AFAIU types can be a Set whose elements are programs or a proposition whose elements are Proofs. So based on this understanding:

Inductive prod (X Y: Type) : Set := 
| pair: X -> Y -> prod X Y.

Following code should compile but it does not due to the following error. If I change Set with Type or the other Type with Set it compiles fine. Can someone help me understand what the following error means? I am trying to teach myself Coq using Software Foundations book.


Error: Large non-propositional inductive types must be in Type.
  • 2
    $\begingroup$ Theorem provers have always been a grey area for CS.SE, but I'm guessing this is a good candidate for mods to migrate to StackOverflow. $\endgroup$
    – jmite
    Sep 1 '17 at 19:05
  • $\begingroup$ This question has some answers here. $\endgroup$ Sep 1 '17 at 22:41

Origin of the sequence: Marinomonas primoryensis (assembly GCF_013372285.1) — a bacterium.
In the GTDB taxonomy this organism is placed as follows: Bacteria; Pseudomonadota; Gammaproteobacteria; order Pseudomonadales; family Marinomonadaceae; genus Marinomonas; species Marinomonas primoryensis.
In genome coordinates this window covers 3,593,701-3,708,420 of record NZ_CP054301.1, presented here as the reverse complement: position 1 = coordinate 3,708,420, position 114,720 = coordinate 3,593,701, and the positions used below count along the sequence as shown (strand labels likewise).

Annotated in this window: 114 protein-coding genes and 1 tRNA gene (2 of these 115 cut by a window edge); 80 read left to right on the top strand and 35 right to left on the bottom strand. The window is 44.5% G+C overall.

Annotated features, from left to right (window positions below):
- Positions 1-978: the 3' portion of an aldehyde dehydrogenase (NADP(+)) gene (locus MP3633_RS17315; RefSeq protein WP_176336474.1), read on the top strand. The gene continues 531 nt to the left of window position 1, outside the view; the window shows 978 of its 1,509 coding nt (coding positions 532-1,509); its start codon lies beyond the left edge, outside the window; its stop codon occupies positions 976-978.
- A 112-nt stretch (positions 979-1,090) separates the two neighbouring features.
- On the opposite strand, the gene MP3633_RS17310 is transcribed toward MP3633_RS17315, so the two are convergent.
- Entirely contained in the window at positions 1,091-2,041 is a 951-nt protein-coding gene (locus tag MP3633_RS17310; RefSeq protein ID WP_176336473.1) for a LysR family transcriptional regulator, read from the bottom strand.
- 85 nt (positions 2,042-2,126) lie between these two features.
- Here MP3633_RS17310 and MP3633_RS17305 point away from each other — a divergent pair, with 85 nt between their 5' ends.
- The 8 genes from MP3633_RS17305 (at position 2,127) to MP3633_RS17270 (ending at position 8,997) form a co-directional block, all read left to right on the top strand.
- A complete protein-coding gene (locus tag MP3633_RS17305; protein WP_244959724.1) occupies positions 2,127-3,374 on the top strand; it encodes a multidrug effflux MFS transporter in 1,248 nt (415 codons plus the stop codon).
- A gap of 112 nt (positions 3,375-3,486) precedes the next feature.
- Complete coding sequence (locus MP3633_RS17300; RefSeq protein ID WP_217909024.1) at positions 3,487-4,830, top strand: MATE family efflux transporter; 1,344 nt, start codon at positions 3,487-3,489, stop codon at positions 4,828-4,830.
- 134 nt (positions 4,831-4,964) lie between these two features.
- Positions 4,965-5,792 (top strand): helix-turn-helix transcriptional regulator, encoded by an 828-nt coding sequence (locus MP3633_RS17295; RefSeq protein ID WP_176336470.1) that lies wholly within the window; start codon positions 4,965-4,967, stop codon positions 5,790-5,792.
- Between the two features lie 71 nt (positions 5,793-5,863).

• $\begingroup$ @jmite Given that this question is about the calculus of constructions with Coq just serving as the concrete syntax, I think it's on-topic here. $\endgroup$ Sep 2 '17 at 19:39

Coq has 3 "big" types:

  • Prop is meant for propositions. It is impredicative, meaning that you can instantiate polymorphic functions with polymorphic types. It also has proof irrelevance, meaning that if $p_1, p_2 : P$ then $p_1 = p_2$. This allows terms that are only used for proof to be erased in any code generated by Coq.
  • Set is meant for computation. It's predicative, and doesn't have proof irrelevance, which lets you do nice things like not assuming $1 = 2$. The Set parts remain during code extraction.
  • Type is a supertype of both of these, allowing you to write code once that works with either

I'm pretty sure your error is because you're defining a Set whose parameters can be Type, which means they can be Prop, which isn't allowed. If you change to this:

Inductive prod (X Y: Set) : Set := 
| pair: X -> Y -> prod X Y. 

your code should work.

  • 4
    $\begingroup$ Coq does not have proof irrelevance for Prop unless you add it as an axiom. $\endgroup$
    – Geoff
    Mar 15 '19 at 23:27

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